From Casetext: Smarter Legal Research

Bell v. Labor & Industry Review Commission

Supreme Court of Wisconsin
Oct 2, 1984
355 N.W.2d 233 (Wis. 1984)

Opinion

No. 83-1025.

Submitted on briefs September 6, 1984. —

Decided October 2, 1984.

REVIEW of a decision of the Court of Appeals. Affirmed.

For the defendant-respondent-petitioner there was a brief (in court of appeals) by Stephen M. Sobota, assistant attorney general, with whom on the brief was Bronson C. La Follette, attorney general.

For the plaintiff-appellant there was a brief by Willard P. Techmeier and Techmeier, Sheedy Associates, Milwaukee.

For the defendants-respondents, D. Kumar International, Inc., and Transamerica Insurance Company, there was a brief by Nonald J. Lewis and Kasdorf, Dall, Lewis Swietlik, S.C., Milwaukee.


Affirming unpublished court of appeals order.


This is a review of an order of the court of appeals reversing an order of the circuit court for Milwaukee county, Judge John E. McCormick, dismissing an appeal of a Labor and Industry Review Commission order. We affirm the court of appeals.

The issue presented for review is whether the circuit court had jurisdiction over the Labor and Industry Review Commission (Commission) in light of the fact that the caption of the summons and complaint named the Department of Industry, Labor and Human Relations (DILHR) rather than the Commission.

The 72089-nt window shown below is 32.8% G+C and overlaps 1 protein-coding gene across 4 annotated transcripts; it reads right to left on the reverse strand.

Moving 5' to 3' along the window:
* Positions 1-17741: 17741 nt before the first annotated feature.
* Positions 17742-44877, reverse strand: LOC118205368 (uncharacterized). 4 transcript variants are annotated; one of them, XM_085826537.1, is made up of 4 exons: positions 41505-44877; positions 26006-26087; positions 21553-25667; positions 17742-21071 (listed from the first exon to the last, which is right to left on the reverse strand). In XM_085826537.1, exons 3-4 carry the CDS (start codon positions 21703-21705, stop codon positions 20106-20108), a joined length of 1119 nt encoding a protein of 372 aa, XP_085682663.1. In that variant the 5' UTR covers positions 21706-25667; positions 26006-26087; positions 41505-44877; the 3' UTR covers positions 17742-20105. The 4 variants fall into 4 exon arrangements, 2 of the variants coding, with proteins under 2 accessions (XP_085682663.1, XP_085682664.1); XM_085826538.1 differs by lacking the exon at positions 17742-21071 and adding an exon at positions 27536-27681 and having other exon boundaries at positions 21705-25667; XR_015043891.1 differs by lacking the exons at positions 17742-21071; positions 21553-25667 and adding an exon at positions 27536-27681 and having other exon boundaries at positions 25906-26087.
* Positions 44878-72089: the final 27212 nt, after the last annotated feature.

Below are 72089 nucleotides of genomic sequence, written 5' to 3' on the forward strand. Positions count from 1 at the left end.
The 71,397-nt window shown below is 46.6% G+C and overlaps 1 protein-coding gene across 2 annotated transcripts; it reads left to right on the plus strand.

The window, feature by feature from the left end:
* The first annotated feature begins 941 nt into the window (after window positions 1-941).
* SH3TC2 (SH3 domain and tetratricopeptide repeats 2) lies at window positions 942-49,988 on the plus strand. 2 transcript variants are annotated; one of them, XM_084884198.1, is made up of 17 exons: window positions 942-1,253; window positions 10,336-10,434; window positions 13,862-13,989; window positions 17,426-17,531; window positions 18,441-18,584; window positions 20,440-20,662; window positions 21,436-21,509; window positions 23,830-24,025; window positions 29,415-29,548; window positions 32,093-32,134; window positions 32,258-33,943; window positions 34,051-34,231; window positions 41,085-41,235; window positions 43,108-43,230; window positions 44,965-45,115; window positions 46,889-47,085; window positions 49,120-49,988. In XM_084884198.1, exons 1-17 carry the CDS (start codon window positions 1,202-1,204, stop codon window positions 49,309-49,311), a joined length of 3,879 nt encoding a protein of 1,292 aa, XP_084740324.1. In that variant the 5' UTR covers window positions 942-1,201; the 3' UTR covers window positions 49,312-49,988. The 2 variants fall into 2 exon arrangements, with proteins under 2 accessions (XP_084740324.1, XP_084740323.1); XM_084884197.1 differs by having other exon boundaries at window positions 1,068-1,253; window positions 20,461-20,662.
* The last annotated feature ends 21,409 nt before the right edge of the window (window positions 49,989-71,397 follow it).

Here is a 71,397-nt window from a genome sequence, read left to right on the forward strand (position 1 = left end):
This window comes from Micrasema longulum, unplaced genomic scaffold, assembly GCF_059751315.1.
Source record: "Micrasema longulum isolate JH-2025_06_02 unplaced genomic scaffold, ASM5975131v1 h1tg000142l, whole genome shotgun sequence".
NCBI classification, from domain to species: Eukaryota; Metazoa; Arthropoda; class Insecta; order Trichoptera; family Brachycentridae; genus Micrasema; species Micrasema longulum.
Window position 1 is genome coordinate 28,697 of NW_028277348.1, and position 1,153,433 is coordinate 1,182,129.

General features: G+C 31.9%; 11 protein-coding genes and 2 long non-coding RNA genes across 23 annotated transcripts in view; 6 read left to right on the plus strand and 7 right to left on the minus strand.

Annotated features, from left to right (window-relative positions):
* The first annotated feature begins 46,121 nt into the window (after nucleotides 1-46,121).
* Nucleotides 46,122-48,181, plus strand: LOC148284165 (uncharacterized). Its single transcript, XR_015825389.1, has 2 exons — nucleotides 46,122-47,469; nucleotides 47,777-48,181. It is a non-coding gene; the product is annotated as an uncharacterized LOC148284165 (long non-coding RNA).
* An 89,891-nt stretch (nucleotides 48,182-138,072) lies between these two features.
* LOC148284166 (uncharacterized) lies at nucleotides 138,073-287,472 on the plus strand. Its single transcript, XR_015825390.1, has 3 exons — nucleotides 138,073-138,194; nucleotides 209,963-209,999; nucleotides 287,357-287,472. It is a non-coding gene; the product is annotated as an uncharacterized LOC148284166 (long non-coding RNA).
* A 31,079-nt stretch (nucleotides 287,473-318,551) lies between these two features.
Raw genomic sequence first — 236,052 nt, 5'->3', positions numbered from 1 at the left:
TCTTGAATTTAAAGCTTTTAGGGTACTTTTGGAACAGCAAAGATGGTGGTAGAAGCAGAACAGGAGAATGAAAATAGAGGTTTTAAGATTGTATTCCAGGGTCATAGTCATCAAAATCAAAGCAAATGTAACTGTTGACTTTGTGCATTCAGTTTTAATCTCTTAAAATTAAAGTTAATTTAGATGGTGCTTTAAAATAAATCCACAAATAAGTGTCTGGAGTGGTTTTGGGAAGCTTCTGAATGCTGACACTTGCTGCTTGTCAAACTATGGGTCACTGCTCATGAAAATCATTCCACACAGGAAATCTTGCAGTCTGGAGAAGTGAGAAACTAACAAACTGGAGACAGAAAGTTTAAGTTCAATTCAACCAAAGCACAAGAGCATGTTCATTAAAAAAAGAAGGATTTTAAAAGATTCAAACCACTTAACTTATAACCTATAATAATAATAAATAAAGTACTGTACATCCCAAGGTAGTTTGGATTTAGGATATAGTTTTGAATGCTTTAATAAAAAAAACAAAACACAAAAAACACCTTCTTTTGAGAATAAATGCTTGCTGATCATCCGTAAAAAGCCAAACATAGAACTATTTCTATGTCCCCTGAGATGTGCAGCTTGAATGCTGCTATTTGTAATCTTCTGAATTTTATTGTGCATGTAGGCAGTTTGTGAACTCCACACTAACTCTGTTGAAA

Patrick E. Bell applied for worker's compensation for a posttraumatic stress disorder, and on June 14, 1982, the hearing examiner entered an order dismissing his application. The examiner's order was affirmed by the Commission on November 12, 1982. On December 2, 1982, Bell filed an action in Milwaukee county circuit court appealing the Commission's decision. The caption of the action named DILHR as a defendant but did not name the Commission. The body of the complaint referred to the findings made by the Commission and alleged that Bell was aggrieved by them. On December 3, 1982, Bell's attorney sent three authenticated copies of the summons and complaint by certified mail to the Commission. The Commission received them on December 6, 1982. After the thirty-day period within which Bell could commence his action for judicial review under sec. 102.23 (1), Stats., had elapsed, Bell filed an amended complaint naming the Commission, rather than DILHR, as a defendant.

The Commission moved to dismiss the action on the ground that the court lacked personal and subject matter jurisdiction over it because the Commission had not been named a party to the action within thirty days from the date of the Commission's order as required by statute.

The circuit court granted the motion to dismiss. The court of appeals reversed. Consistent with our opinion in Nigbor v. Department of Industry, Labor and Human Relations, 120 Wis.2d 375, 355 N.W.2d 532 (1984), we affirm the court of appeals.

By the Court. — The order of the court of appeals, which reversed the order of the circuit court and remanded the cause to the circuit court for further proceedings, is affirmed.


Summaries of

Bell v. Labor & Industry Review Commission

Supreme Court of Wisconsin
Oct 2, 1984
355 N.W.2d 233 (Wis. 1984)
Case details for

Bell v. Labor & Industry Review Commission

Case Details

Full title:Patrick E. BELL, Plaintiff-Appellant, v. LABOR INDUSTRY REVIEW COMMISSION…

Court:Supreme Court of Wisconsin

Date published: Oct 2, 1984

Citations

355 N.W.2d 233 (Wis. 1984)
355 N.W.2d 233